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Understand the sharp fall of the family office Archegos in 5 minutes (EN/FR)

----------------------- ENGLISH VERSION ----------------------

(French Version below)

Archegos went bankrupt last Monday, liquidating nearly $30,000 in positions. Following the fall in the share price of ViacomCBS, a company in which Archegos had heavily invested, one of Archegos' brokers requested additional funds from the company to cover the depreciation of this investment. The banks that had themselves invested in Archegos then made similar requests for liquidity. Unable to meet their demands, Archegos was forced to liquidate its positions.

What is the Archegos fund and what happened?

Archegos is a family office, i.e. an investment boutique dedicated solely to the management of the family assets of its founder, Bill Hwang. It is this status that allows it to take even greater risks than hedge funds because it escapes the regulatory and transparency standards imposed on investment funds since the 2008 financial crisis.

Archegos operated by investing in derivatives, i.e. financial products backed by these listed securities. So, the banks would buy the shares of the listed companies and Archegos would make benefit if the shares rose and would have to pay to cover the losses if the shares fell.

Let's take a specific example to understand the mechanism.

Let's imagine that a family office has 5 billion in equity and that it invests with a leverage of 10 in a company X.

The family office cannot invest 50 billion in company X, so it will call on a bank, give it the 5 billion and the bank will invest 50 billion in company X.

The bank requires a 5 billion margin (the amount invested by the family office in the bank). Since the leverage is 10, if the price of company X falls by 5%, the margin falls by 50%. If the margin falls below 40%, the bank automatically demands liquidity to increase it, and if it does not receive it, the bank sells all its positions in company X. In the case of Archegos, Archegos was unable to pay the margins following the fall in ViacomCBS, which is why the banks sold their positions.

Why was Archegos’ strategy so risky?

Most of its investments were in the technology sector in Asia. All the gains from these investments were reinvested in the same sector. It is this concentration that caused its downfall, as the announcement of a capital increase in ViacomCBS, was enough to make investors lose confidence. Generally, investment funds and family offices diversify their investments so that their investments are much less risky.

What are the repercussions for the banks that invested in Archegos?

Credit Suisse is expected to lose $3 billion from the investment while Nomura is expected to lose about $2 billion. Goldman Sachs and Deutsch Bank are not so heavily affected by the crisis.

Indeed, on Friday $20 billion of securities were sold in a few hours, causing the stock market to fall. The banks that were the slowest to sell their positions are the ones that have recorded the biggest losses.

This event raises the question of how to regulate family offices in order to avoid disrupting the financial markets. However, events of this magnitude are not frequent since the last similar crash dates back to 1998 and concerned the hedge fund LTCM.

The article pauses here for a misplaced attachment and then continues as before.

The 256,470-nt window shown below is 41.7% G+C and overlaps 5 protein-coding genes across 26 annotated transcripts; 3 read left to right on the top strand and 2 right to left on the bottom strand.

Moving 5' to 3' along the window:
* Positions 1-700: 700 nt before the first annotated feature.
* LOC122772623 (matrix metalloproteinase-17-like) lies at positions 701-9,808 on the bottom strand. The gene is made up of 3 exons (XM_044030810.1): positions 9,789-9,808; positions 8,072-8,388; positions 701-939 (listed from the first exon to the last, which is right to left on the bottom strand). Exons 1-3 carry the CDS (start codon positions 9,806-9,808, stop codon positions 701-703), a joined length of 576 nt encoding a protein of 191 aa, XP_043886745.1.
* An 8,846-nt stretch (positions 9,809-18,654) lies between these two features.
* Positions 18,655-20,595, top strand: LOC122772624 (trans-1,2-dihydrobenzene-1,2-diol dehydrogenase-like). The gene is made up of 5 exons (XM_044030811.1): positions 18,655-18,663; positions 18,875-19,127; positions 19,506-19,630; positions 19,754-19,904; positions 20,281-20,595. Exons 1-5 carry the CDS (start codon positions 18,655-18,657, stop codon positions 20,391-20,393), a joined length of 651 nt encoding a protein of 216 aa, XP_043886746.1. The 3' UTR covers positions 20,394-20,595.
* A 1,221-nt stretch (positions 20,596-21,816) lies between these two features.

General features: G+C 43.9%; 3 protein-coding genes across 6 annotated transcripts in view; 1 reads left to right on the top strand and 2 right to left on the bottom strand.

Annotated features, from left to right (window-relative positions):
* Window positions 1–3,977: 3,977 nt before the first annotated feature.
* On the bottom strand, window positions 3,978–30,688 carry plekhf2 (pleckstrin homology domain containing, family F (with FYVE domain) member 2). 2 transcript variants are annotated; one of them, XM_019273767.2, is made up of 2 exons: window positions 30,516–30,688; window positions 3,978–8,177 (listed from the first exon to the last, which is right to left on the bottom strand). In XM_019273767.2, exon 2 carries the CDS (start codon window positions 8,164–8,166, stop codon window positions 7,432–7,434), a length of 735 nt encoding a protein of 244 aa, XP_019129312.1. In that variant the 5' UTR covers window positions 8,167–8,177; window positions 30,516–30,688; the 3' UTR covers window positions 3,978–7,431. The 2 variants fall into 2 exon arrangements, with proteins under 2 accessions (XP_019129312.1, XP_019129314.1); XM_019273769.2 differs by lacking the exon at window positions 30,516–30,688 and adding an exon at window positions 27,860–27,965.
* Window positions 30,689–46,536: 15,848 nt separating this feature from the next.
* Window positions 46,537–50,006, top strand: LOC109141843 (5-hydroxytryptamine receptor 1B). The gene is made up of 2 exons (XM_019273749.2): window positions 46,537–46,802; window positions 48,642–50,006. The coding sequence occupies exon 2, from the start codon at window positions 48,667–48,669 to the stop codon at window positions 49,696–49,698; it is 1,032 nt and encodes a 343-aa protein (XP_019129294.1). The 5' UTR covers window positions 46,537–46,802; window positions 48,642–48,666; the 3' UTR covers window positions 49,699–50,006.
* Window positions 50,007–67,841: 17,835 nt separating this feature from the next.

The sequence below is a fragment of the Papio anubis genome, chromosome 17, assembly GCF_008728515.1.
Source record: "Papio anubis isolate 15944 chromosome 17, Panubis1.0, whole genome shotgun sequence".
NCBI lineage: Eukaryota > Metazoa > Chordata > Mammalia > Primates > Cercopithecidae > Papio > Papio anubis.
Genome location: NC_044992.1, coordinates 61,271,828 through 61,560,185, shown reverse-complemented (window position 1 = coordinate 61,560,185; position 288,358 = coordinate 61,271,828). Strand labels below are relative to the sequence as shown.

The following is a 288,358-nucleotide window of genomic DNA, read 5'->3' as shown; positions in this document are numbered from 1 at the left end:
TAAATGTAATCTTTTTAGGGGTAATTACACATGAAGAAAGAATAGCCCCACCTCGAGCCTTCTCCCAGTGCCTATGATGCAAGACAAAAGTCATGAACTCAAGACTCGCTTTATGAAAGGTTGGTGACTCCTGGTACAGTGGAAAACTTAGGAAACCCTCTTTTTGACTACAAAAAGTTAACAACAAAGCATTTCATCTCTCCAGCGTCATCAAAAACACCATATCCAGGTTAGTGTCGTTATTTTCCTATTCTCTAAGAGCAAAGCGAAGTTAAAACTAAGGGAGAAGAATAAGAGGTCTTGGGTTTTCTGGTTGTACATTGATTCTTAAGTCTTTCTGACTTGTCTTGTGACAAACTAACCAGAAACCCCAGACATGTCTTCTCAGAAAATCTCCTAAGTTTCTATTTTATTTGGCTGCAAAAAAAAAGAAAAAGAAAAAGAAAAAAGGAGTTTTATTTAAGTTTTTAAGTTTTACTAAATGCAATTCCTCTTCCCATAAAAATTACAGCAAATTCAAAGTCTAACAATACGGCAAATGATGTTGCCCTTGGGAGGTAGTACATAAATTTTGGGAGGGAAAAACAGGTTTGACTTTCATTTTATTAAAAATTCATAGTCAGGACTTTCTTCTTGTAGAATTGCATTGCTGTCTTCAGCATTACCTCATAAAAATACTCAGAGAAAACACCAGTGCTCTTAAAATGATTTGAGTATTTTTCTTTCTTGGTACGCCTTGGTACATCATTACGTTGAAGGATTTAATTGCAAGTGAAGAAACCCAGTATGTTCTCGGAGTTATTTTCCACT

----------------------- FRENCH VERSION ----------------------

Comprendre la chute brutale du Family Office Archegos en 5 minutes

Archegos a fait faillite lundi dernier en liquidant près de 30 milliards de dollars de positions. Suite à la baisse du cours des actions de ViacomCBS, une société dans laquelle Archegos avait fortement investi, l’un des courtiers d’Archegos a alors demandé des fonds supplémentaires à cette dernière pour couvrir la dépréciation de cet investissement. Les banques ayant elles-mêmes investi dans Archegos ont alors fait des demandes similaires de liquidité. Ne pouvant répondre à leurs demandes, Archegos a dû procéder à cette liquidation forcée de ses positions.

Quel est ce fond Archegos et que s’est-il passé ?

Archegos est un family office , c’est à dire une boutique d’investissement consacrée uniquement à la gestion du patrimoine familiale de son fondateur, Bill Hwang. C’est ce statut qui lui permet de prendre de plus grands risques que les hedge funds car il échappe aux normes de régularisations et de transparence imposées aux fonds d’investissement depuis la crise financière de 2008.

Le fonctionnement d’Archegos consistait à investir dans des dérivés, c’est-à-dire des produits financiers adossés à ces titres cotés. Ainsi les banques achetaient des actions de sociétés cotées et Archegos touchait une partie des bénéfices si les titres augmentaient et devait payer pour couvrir les pertes si ces titres chutaient.

Prenons un exemple précis pour bien comprendre le mécanisme.

Imaginons qu’un family office a 5 milliards de fonds propres et qu’il investit avec un effet levier de 10 dans une entreprise X.

Le family office ne peut pas investir 50 milliards dans l’entreprise X, il va donc faire appel à une banque, lui donner les 5 milliards et la banque va investir 50 milliards dans l’entreprise X.

La banque exige 5 milliards de marge (le montant investi par le family office dans la banque). Puisque l’effet de levier est de 10, si le cours de l’entreprise X baisse de 5%, l